Objective: Azilsartan medoxomil is considered as a prodrug of the active metabolite, azilsartan which is an angiotensin II receptor blocker that can be utilized for the treatment of mild to moderate essential hypertension. Azilsartan medoxomil is classified as class II according to the biopharmaceutical classification. This study aims to prepare nanosuspension of azilsartan medoxomil to improve its solubility.
Method: Solvent anti-solvent precipitation with ultrasonication method was utilized to prepare azilsartan medoxomil nanosuspension. Different stabilizers (TPGS, and PEG6000) alone at a different drug: stabilizer ratio or in combination with other co-stabilizer (Tween80 or SLS) are used in formulations. Effect of other parameters such as stirring speed of the antisolvent and using of ultrasonication power also was investigated. Azilsartan medoxomil nanosuspension were characterized for particle size analysis, the percentage of drug entrapment efficiency, atomic force microscope and in vitro dissolution study. Also to develop stable and suitable oral dosage form, the optimized formulation was freeze-dried into self-dispersible dry nanosuspension and then evaluated.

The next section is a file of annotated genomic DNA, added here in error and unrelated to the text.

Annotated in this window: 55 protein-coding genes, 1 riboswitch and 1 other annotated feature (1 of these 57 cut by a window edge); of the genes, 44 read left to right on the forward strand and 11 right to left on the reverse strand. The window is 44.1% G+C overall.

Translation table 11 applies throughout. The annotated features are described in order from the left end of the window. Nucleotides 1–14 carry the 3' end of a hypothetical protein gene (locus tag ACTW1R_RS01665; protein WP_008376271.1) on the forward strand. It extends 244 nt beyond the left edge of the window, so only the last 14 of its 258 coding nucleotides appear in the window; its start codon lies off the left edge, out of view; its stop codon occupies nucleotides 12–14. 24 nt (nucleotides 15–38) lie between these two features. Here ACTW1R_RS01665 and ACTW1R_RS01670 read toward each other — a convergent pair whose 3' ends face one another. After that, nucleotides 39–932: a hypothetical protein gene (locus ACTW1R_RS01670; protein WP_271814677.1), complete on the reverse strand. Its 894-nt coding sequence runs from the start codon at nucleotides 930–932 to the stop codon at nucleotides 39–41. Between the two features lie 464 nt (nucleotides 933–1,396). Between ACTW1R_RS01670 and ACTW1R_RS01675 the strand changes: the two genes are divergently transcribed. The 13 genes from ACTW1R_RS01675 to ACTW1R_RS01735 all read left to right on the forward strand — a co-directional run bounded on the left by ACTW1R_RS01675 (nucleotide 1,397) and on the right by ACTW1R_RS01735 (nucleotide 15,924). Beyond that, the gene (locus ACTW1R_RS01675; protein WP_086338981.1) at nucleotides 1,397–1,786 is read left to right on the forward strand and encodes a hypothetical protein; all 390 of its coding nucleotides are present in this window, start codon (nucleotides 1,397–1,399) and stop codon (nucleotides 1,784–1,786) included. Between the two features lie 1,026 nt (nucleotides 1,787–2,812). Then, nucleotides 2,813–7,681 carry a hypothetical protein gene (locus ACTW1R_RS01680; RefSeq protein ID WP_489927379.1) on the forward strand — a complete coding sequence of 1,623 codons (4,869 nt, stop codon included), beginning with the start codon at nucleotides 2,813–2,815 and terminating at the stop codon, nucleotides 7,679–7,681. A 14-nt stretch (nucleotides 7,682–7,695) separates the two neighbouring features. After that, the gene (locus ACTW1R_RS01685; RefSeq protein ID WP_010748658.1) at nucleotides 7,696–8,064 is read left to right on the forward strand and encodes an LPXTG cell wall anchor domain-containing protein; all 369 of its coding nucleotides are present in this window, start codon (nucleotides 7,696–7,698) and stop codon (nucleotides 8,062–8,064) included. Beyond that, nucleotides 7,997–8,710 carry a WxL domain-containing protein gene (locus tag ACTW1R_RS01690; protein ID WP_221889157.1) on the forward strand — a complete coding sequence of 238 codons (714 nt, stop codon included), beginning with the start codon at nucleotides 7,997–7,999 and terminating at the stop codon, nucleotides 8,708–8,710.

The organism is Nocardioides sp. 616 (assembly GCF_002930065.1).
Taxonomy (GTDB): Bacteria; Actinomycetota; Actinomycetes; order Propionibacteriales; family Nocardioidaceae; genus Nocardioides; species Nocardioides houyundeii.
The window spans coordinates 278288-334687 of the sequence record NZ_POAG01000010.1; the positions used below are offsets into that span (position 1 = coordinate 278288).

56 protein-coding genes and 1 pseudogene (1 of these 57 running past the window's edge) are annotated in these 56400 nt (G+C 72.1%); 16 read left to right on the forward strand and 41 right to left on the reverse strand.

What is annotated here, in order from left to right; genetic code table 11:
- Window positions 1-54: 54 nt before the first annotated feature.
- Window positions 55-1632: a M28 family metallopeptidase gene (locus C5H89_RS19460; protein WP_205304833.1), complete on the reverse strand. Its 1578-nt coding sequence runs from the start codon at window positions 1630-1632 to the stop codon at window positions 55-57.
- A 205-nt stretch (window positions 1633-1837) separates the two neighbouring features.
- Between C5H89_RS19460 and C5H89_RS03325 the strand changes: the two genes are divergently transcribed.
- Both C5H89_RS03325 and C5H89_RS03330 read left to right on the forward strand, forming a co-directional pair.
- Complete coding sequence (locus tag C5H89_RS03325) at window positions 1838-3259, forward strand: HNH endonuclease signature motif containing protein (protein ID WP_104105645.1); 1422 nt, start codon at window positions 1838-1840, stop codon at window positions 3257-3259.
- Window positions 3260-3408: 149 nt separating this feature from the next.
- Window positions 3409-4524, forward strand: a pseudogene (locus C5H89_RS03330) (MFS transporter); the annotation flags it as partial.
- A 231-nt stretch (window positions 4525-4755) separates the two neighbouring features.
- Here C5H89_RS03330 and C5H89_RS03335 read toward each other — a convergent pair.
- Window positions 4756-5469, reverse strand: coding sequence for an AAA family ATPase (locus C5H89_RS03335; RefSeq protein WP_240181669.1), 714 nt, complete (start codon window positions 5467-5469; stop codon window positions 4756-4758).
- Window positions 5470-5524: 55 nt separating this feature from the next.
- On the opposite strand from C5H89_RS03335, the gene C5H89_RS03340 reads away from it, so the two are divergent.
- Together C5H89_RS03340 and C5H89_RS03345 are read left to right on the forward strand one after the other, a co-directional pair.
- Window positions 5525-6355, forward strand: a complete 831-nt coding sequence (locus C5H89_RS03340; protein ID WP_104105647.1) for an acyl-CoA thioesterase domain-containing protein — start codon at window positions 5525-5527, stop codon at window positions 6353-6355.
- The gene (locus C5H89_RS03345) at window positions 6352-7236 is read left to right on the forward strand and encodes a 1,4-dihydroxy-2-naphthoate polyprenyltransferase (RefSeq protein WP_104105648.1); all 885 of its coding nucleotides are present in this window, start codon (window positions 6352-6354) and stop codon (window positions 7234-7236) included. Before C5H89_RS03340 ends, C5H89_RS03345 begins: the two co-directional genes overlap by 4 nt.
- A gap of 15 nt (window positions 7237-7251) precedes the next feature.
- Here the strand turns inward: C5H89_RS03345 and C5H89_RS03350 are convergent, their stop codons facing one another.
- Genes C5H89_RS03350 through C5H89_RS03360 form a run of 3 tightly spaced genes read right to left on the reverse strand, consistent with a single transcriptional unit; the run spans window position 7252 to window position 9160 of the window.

Results: The best formula (F13) has a particle size of 48.7 nm containing PEG6000 as the main stabilizer and Tween80 as co-stabilizer at a drug: stabilizer:co-stabilizer ratio 1:0.75:0.25 with stirring speed of antisolvent system at 3500 rpm. % entrapment efficiency was ranged from 80% ± 1 to 97% ± 1. For self-dispersible dry nanosuspension, the selected formula (F13m) when using mannitol as cryoprotectant showed fast dispersibility in 1 minute in dissolution media and complete in-vitro dissolution in less than 30 minutes in both media (0.1 N HCl and phosphate buffer solution (pH 6.8)).
Conclusions: from the study we conclude antisolvent-precipitation with ultrasonication method is an efficient method to formulate azilsartan medoxomil nanosuspension and easy to formulate azilsartan medoxomil self-dispersible dry nanosuspension with high solubility and dissolution rate.
All Published work is licensed under a Creative Commons Attribution 4.0 International License
Copyright © 2019 All rights reserved. iMedPub LTD Last revised : October 20, 2019